The Impossible (2012) / Drama-Adventure
MPAA rated: PG-13 for intense disaster sequences, disturbing injury images, and brief nudity
Length: 114 min.
Cast: Naomi Watts, Ewan McGregor, Tom Holland, Samuel Joslin, Oaklee Pendergast, Sonke Mohring, Marta Etura, Ploy Jindachote, Geraldine Chaplin
Director: Juan Antonio Bayona
Screenplay: Sergio G. Sanchez
Review published January 15, 2013
The Orphanage director, Juan Antonio Bayona, continues his excellent direction surrounding lives that are nearly driven to oblivion in the face of great tragedy with The Impossible, a film inspired on a true story about a family of five who fights to survive after their Thailand beachfront hotel is overwhelmed by the mighty force of a tsunami on Christmas, 2004, following an earthquake in the Indian Ocean. Naomi Watts (Fair Game, You Will Meet a Tall Dark Stranger) and Ewan McGregor (Haywire, The Men Who Stare at Goats) star as married British couple Maria and Henry, who are on vacation at the hotel with their three boys - Lucas (Holland), Thomas (Joslin), and Simon (Pendergast) - when tragedy strikes as they are enjoying a day by the pool. The parents are separated by the massive floods, while they sustain life-threatening injuries that makes the prospects for survival bleak.
The Impossible presents a nightmarish scenario for any family, as we see them ripped asunder by forces beyond their control. Henry and Maria do what they can in their separate ways to keep themselves and their boys alive, though with such a massive area of destruction, and with so many people dying or in serious need of medical help, finding each other is like finding the proverbial needle in a haystack.
The performances in The Impossible are uniformly good, with Watts delivering a devastatingly melancholy portrayal of a mother who is dying, but trying to stay alive long enough to make sure her family is safe. Tom Holland as Lucas, the eldest of the three boys, is especially good in such a demanding role for someone of his age, as his emotions must run delve deep, seeing his entire world in an upheaval, thinking he might even be an orphan, all alone in the world, before the day is done. He soon takes the lead as he tries valiantly to help his mother, never really letting on to her the extent of her injuries for fear she will give up all hope of survival, as she is a former doctor who knows a bleak case when she sees one. It's also a touching portrayal when Maria instructs Lucas to spend his time in the assistance of other less fortunate people, rather than sitting and dwelling on his mother's condition.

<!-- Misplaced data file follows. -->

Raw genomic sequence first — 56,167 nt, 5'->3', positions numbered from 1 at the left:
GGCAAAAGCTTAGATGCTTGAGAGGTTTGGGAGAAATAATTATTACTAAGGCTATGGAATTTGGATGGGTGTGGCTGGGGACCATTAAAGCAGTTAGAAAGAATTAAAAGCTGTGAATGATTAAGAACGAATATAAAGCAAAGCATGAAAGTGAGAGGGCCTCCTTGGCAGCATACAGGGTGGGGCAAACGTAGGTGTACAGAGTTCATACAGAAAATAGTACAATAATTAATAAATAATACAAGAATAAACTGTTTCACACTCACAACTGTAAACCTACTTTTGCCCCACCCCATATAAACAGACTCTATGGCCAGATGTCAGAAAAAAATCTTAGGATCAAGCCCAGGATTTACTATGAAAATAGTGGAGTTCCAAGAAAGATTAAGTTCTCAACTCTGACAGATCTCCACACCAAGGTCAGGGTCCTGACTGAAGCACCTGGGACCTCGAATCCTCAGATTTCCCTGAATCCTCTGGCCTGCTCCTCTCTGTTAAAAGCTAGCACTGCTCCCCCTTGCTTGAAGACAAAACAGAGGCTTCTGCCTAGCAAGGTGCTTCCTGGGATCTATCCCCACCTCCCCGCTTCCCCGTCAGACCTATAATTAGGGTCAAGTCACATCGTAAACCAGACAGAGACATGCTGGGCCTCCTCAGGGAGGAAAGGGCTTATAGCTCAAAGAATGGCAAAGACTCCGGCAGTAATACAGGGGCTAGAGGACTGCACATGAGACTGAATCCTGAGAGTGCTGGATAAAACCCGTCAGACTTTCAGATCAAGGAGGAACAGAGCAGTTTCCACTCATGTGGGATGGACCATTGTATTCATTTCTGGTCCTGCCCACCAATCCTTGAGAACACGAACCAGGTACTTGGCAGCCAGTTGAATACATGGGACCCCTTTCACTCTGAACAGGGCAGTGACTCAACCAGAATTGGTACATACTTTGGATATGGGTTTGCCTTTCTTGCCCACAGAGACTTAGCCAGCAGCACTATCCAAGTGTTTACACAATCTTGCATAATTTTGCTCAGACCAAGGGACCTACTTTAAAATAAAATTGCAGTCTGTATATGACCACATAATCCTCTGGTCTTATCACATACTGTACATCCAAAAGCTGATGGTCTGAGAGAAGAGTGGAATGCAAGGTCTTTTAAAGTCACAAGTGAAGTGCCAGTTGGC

Meanwhile, after about an hour of film time, we learn what happens to the other side of the family, as Henry is forced into the position of caring for his two boys, or leaving them behind to go out in search of what happened to his wife and eldest child. McGregor doesn't exactly play the part of the meek, bland husband without a bit of discomfort, but he does come alive during the film's more emotional moments down the road.
While much of the film is as emotional and gripping as it should be, the momentum peters out a bit as Bayona engages in a bit of cuteness when members of the family engage in a slew of near-misses in terms of finding one another. It's a shame, as it is wholly unnecessary to drum up a phony climax to play on audience heartstrings, especially as the entire first half of the film showcasing the tsunami and its aftermath is already an emotionally draining experience that is almost unbearable to witness. Such contrivances feel like let-down for audiences looking for a real story without embellishment, further compounded by the fact that the family this story is based on is Spanish and ordinary, not British and movie-star beautiful, changing nationalities in order to appeal more broadly to the world film market. While only a fraction of the nearly quarter million deceased in the tsunami were European tourists, one would never gather this from the casting of this film, as nearly everyone encountered are from one European country or another, while the locals exist mostly for the occasional saving of the protagonists when the situations become especially dire.
The Impossible, despite these substantive flaws in the marketing and contrived plotting department, still benefits from excellent technical specs, terrific acting performances, and a truly compelling tale of one family's attempt to survive that brings home how precious such things as life and family are, as well as the beautiful nature of humanitarian pursuits, regardless of one's background. If the story could be told as it really happened, with actors who resemble the actual family members, and climax that doesn't play out like a typical Spielberg outing, perhaps a truly great film might have emerged, rather than one that is just well made.Qwipster's rating:
©2013 Vince Leo